8 Things That Will Probably Be Extinct by the Year 2030
New technology is bound to leave these common household items in the dust.
In the ’90s, pay phones were everywhere in Canada. But obviously, once the cell phone came along, they became less and less necessary. In the Great White North, kiosks offering phone calls, free Wi-Fi, Internet service, and a port to charge your cell phone are replacing the booths.
Ah, the early 2000s joy of going for a run with your iPod. Unfortunately, Apple’s line of iPods has dwindled as people turn to their smartphones instead. Just this year, the company discontinued the iPod shuffle and iPod nano, making the iPod touch the last of the trio to remain on shelves.
If you’ve got a collection of remotes, don’t expect to have to keep it much longer. In the coming years, experts expect voice-controlled appliances and smartphone apps to phase out remote controls.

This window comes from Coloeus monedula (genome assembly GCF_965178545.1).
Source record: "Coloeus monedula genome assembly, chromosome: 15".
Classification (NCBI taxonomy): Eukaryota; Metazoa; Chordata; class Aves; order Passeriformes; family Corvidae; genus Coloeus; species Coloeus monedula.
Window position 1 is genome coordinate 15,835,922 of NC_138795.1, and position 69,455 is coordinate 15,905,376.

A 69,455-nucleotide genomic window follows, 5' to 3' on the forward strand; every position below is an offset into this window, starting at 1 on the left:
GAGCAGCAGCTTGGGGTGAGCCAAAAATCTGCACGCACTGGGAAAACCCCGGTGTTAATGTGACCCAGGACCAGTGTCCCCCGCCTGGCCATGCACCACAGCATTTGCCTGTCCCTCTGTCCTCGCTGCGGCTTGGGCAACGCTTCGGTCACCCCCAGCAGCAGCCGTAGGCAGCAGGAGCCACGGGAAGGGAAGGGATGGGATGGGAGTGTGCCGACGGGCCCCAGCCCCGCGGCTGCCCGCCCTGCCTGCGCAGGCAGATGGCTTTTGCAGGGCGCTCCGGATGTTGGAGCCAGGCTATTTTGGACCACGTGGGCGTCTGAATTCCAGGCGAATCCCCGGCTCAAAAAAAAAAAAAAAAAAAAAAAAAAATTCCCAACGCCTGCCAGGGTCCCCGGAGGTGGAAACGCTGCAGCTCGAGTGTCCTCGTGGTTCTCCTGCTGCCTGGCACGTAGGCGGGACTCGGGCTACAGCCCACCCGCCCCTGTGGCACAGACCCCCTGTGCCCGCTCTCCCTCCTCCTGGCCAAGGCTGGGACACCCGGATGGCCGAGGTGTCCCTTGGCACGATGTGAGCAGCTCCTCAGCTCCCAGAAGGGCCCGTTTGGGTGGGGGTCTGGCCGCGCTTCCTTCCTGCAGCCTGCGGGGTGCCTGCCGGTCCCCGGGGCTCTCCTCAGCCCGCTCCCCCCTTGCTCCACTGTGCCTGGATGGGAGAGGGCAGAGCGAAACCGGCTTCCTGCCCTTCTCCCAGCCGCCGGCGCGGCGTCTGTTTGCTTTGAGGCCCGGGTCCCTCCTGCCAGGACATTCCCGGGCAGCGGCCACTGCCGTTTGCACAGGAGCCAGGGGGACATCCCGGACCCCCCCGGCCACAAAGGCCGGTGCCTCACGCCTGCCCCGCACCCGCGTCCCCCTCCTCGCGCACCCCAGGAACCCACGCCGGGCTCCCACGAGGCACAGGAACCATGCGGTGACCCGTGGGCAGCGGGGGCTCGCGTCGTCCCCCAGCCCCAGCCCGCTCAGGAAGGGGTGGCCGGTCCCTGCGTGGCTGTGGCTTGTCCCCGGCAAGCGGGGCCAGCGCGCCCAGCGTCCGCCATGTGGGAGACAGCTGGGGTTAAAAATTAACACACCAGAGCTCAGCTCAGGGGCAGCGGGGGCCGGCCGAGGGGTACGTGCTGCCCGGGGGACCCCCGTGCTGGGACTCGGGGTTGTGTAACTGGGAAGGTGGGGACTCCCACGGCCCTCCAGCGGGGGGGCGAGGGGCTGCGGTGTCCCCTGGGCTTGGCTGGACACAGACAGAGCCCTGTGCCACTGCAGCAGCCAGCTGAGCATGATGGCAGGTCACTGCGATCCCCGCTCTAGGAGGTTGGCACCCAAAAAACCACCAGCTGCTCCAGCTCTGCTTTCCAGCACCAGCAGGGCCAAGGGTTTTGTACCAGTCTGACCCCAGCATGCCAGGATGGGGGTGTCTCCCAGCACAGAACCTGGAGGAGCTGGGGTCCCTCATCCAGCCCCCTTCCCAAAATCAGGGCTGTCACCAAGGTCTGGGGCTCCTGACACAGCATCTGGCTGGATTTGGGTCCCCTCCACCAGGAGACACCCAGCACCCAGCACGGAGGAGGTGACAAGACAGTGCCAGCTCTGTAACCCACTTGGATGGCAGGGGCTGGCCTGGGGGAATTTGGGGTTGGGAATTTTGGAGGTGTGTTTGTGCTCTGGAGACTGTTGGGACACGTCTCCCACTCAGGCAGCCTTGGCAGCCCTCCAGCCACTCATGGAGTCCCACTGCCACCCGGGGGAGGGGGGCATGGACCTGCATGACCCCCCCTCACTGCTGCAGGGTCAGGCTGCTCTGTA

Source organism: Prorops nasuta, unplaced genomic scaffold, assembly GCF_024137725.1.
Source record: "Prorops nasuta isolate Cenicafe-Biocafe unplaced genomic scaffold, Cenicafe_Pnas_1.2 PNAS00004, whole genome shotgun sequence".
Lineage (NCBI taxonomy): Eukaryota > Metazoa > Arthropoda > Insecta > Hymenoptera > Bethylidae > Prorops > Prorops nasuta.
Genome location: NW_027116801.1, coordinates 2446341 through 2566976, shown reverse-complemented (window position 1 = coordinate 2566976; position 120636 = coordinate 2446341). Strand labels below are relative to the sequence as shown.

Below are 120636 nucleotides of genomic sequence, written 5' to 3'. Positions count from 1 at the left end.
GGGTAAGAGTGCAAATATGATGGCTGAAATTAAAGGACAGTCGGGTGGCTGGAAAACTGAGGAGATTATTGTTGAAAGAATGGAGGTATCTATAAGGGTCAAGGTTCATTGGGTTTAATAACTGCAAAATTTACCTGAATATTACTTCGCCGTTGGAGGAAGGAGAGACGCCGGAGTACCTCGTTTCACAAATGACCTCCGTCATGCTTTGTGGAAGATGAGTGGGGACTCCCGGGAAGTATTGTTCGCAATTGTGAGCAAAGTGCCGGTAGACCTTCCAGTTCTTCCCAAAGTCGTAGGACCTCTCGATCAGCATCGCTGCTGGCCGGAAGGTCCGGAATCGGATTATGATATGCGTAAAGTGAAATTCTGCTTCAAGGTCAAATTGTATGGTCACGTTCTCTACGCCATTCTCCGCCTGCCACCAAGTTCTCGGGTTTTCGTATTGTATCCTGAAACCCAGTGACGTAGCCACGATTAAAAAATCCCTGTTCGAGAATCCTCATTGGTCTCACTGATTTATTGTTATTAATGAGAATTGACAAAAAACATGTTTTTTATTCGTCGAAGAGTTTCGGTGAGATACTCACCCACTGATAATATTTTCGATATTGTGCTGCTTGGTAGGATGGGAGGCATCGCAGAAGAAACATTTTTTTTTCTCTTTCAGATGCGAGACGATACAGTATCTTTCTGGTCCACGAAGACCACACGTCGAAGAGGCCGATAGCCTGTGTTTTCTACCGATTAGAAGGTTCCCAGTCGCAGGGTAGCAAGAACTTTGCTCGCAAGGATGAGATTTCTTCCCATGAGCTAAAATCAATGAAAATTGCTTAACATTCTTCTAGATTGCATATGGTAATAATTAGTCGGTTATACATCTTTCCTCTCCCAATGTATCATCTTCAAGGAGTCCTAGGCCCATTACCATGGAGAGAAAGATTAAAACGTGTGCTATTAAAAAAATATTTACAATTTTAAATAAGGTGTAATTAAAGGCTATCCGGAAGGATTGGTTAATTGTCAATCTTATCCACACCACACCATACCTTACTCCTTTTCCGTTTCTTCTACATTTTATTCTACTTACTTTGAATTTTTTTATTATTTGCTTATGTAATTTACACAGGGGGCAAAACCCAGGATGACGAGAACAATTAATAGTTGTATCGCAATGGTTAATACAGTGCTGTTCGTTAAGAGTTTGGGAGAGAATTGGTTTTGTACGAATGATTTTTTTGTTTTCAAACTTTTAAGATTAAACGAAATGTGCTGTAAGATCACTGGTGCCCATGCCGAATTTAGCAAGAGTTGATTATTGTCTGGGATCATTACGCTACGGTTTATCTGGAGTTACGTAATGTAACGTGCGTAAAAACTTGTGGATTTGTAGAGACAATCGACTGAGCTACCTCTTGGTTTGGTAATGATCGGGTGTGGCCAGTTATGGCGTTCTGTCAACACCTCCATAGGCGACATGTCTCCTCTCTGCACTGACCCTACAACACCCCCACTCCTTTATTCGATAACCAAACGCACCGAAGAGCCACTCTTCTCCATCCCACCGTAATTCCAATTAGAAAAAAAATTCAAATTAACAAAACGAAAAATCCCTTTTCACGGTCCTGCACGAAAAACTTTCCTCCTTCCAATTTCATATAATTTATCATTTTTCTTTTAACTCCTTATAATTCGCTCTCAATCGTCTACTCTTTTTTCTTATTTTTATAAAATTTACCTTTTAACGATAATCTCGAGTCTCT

Cords and Chargers
Most people have so many cords they hardly know which goes with what anymore. Fortunately, in the next few years, most electronics will be streamlined. Bluetooth, Wi-Fi, NFC, and charging pads will lead the way toward a wireless future.
These are the phone battery and charging myths you need to stop believing.
Can’t find your chequebook? It’s OK. The future promises to be cheque-free. Expect online payments and transferring funds directly from your bank account to take the place of the chequebook.
As tax season rolls around, make sure to heed these tips from Canadian accountants.
All those cord-cutters you keep hearing about? They’re leading the way. In 2016, a record 202,000 Canadians cut the cord on their cable in favour of streaming services.
With smartphone companies devoting more and more resources toward secure mobile payments, expect physical credit and debit cards to fall by the wayside. In the future, you’ll be scanning your smartphone instead.
Check out these pointers to get out of your credit card difficulties.
Unless you’re a professional photographer, you most likely won’t be shelling out a couple hundred dollars anytime soon to purchase a digital camera. Better idea: Use that money to upgrade your phone. Modern smartphone cameras are easy to use and work just as well as top-of-the-line digital ones, if not better.
Don’t miss this expert guide for taking superior photos on your smartphone.